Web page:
Is the Central Division really what it used to be?
The Central Division just doesn’t strike fear into me like it did a few years ago. If anything, it’s kind of watered down and the Predators contribute to that notion.
Sure, the Dallas Stars are a legitimate force to be reckoned with for the entire NHL. They will be a tough team to beat in a seven-game series assuming they don’t completely fall apart and plummet in the playoff race.
The Avalanche will eventually get it together once the injury gods give them a break. In a seven-game series with a full healthy Avalanche team, the Predators would still be lucky push it to five games.
I’m still not sure what to think about the Winnipeg Jets, but I don’t entirely trust them just yet.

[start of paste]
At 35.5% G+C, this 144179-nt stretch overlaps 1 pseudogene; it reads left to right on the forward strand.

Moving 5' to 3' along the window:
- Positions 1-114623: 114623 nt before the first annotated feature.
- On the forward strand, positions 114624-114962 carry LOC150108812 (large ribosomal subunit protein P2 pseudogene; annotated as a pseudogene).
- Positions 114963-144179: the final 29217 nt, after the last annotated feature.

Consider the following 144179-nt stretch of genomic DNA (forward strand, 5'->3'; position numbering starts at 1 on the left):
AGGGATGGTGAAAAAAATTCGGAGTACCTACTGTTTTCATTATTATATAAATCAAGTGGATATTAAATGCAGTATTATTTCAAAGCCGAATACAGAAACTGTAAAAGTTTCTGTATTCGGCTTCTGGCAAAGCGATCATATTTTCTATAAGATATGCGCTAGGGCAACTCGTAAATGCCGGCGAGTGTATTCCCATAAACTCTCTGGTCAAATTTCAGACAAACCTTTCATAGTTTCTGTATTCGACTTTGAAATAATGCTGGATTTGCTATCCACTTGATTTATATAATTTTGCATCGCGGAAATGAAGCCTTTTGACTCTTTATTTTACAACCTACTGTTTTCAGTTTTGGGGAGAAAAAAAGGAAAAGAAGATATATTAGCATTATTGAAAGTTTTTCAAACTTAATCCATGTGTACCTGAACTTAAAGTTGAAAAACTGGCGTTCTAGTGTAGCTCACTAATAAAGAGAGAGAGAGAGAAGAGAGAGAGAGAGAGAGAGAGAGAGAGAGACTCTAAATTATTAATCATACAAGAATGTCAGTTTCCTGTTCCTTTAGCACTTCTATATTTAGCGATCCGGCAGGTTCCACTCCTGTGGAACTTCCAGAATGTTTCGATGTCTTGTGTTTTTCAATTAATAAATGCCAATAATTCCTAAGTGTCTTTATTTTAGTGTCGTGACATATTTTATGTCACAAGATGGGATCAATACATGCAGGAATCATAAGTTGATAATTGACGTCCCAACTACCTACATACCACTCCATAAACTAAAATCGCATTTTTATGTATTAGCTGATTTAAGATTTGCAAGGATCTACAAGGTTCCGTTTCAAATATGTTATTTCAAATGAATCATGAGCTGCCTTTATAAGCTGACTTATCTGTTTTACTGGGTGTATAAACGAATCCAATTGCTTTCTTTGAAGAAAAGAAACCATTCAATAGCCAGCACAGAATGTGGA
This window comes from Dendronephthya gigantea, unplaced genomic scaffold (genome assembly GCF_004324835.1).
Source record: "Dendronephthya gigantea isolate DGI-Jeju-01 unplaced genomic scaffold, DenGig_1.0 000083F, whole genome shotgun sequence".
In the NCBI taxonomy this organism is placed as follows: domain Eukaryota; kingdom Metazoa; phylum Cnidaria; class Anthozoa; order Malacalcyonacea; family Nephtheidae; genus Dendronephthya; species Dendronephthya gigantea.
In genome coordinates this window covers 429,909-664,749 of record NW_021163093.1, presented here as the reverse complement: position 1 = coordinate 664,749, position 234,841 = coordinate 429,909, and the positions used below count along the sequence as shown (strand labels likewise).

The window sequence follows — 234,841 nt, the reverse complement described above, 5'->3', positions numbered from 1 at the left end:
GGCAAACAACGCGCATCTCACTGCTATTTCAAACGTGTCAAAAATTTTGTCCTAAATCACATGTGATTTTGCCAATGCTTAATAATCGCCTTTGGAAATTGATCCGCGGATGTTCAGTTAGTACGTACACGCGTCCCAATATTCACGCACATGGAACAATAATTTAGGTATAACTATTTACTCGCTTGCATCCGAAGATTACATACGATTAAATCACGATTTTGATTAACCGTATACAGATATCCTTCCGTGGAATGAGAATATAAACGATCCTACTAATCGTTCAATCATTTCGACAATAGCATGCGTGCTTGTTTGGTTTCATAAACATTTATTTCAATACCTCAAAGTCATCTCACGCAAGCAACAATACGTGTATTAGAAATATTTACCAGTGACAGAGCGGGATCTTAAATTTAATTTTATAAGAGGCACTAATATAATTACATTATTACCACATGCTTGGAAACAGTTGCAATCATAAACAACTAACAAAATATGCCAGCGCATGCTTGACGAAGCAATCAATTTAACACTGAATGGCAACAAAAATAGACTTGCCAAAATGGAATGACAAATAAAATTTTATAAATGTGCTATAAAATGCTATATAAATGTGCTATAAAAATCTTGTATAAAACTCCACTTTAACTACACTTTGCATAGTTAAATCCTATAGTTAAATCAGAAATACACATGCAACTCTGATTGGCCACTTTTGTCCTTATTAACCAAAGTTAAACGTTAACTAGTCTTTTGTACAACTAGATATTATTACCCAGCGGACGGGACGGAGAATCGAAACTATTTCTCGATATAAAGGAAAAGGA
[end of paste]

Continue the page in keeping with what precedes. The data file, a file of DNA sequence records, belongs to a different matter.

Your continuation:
After those three teams which sit in the top-three currently on the first day of December, it’s a very average division. Nothing to write home about for any of these teams as the Predators join the Minnesota Wild and St. Louis Blues as teams who have performed under their expectations.
This all to say that I have some hope that the Predators can hang around in this cluster of teams and, if nothing else, claw their way to another wild card berth. Now, that’s not good enough for this Predators team and the talent that’s on it, but once again we find ourselves right in the hunt like they are every season since 2014.
For the fans sick of being just another playoff team that gets ousted in the first round, this season has been a complete and abject failure so far. You have over 60 games left to change that narrative in a division that doesn’t impress me anymore as a whole.